Wilhelm Schmidt (linguist)

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Wilhelm Schmidt
Wilhelm Schmidt S.J. 2.jpg
Wilhelm Schmidt
Born(1868-02-16)February 16, 1868
Hörde
DiedFebruary 10, 1954(1954-02-10) (aged 85)
Freiburg im Üechtland
 
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Wilhelm Schmidt
Wilhelm Schmidt S.J. 2.jpg
Wilhelm Schmidt
Born(1868-02-16)February 16, 1868
Hörde
DiedFebruary 10, 1954(1954-02-10) (aged 85)
Freiburg im Üechtland

Wilhelm Schmidt SVD (February 16, 1868 – February 10, 1954) was an Austrian linguist, anthropologist, and ethnologist.

Wilhelm Schmidt was born in Hörde, Germany in 1868. He entered the Society of the Divine Word in 1890 and was ordained as a Roman Catholic priest in 1892. He studied linguistics at the universities of Berlin and Vienna.

Schmidt’s main passion was linguistics. He spent many years in study of languages around the world. His early work was on the Mon–Khmer languages of Southeast Asia, and languages of Oceania and Australia. The conclusions from this study led him to hypothesize the existence of a broader Austric group of languages, which included the Austronesian language group. Schmidt managed to prove that Mon–Khmer language has inner connections with other languages of the South Seas, one of the most significant findings in the field of linguistics.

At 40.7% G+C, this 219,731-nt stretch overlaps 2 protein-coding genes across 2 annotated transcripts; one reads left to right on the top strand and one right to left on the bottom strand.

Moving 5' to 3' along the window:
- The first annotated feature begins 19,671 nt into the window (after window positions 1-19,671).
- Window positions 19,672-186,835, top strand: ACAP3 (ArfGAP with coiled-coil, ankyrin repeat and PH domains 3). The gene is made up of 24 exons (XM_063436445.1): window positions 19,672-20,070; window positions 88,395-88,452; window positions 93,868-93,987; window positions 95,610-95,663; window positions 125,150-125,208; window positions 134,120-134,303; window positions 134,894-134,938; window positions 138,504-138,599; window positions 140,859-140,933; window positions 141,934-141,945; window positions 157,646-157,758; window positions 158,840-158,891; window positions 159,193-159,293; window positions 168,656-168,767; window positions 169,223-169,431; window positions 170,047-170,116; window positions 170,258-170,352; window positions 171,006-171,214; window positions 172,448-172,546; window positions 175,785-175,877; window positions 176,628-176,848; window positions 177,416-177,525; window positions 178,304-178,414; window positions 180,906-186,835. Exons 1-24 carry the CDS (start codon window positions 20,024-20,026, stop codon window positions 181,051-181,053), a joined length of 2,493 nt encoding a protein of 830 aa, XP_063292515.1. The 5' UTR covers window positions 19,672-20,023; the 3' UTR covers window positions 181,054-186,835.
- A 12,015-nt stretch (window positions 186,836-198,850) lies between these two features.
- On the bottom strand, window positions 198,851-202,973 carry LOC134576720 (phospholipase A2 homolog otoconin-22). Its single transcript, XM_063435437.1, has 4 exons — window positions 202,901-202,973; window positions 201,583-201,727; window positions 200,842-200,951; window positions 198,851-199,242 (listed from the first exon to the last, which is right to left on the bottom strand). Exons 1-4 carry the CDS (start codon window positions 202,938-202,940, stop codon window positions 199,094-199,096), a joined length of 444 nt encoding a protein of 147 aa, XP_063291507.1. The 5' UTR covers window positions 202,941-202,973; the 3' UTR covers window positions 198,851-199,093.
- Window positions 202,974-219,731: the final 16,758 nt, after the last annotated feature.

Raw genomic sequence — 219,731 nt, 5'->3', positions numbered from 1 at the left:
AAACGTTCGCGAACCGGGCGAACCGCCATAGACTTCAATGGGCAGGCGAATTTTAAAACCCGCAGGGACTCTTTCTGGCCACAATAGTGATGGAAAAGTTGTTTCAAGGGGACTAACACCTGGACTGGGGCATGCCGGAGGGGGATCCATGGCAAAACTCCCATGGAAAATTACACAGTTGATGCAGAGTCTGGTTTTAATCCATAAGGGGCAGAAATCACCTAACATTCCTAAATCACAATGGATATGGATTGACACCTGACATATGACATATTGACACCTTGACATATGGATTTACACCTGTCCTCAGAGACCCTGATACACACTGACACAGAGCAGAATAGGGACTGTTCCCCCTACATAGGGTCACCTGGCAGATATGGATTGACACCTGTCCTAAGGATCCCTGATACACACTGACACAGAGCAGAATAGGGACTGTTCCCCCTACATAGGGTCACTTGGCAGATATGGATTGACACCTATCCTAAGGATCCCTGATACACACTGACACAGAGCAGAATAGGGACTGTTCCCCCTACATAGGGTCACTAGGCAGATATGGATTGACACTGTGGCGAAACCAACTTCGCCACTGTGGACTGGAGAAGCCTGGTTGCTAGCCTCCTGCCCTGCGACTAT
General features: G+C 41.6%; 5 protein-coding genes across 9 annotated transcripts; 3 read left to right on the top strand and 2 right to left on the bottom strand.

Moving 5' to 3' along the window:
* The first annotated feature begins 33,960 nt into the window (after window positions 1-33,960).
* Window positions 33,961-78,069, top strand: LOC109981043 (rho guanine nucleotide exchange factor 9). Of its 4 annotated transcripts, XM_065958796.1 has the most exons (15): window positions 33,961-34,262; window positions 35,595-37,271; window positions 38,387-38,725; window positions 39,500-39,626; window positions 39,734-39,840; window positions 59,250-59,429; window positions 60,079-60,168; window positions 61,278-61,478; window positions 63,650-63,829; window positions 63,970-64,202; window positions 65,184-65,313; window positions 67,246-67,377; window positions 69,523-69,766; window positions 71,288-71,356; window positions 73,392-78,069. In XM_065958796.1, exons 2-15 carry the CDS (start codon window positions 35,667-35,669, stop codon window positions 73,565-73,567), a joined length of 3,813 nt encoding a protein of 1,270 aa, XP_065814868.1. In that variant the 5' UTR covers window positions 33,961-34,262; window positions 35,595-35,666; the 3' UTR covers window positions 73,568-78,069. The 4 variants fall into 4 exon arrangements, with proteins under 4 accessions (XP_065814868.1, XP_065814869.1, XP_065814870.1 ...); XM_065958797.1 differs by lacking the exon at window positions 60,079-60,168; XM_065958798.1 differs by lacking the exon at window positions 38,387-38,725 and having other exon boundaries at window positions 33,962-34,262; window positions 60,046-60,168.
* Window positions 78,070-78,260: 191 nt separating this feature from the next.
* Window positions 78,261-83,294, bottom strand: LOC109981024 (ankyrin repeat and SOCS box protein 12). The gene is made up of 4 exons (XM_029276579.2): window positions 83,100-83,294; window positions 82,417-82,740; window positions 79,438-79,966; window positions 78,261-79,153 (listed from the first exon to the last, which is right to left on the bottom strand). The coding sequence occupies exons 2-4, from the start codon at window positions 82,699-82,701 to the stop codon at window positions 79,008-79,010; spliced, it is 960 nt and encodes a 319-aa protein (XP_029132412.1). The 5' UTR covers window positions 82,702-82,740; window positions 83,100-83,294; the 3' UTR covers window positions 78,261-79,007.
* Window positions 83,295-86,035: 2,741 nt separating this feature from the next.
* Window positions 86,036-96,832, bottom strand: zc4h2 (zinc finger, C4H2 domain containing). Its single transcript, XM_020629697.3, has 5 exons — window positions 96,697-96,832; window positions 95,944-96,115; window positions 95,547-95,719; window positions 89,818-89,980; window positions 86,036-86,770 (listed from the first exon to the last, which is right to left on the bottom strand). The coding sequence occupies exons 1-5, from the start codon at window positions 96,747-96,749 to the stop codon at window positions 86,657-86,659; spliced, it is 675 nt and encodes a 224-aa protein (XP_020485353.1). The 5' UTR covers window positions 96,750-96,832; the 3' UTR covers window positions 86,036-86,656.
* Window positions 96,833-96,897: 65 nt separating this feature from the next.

From 1912 to his death in 1954, Schmidt published his 12-volume Der Ursprung der Gottesidee (The Origin of the Idea of God). There he explained his theory of primitive monotheism, the belief that primitive religion among almost all tribal peoples began with an essentially monotheistic concept of a high god — usually a sky god — who was a benevolent creator. Schmidt theorized that human beings believed in a God who was the First Cause of all things and Ruler of Heaven and Earth before men and women began to worship a number of gods:

In 1906, Schmidt founded the journal Anthropos, and in 1931, the Anthropos Institute, both of which still exist today. In 1938, Schmidt and the Institute fled from Nazi-occupied Austria to Fribourg, Switzerland. He died there in 1954.

His works available in English translation are: The Origin and Growth of Religion (1931), High Gods in North America (1933), The Culture Historical Method of Ethnology (1939), and Primitive Revelation (1939).

See also

Notes

  1. ^ Armstrong, Karen A History of God p. 3

References

External links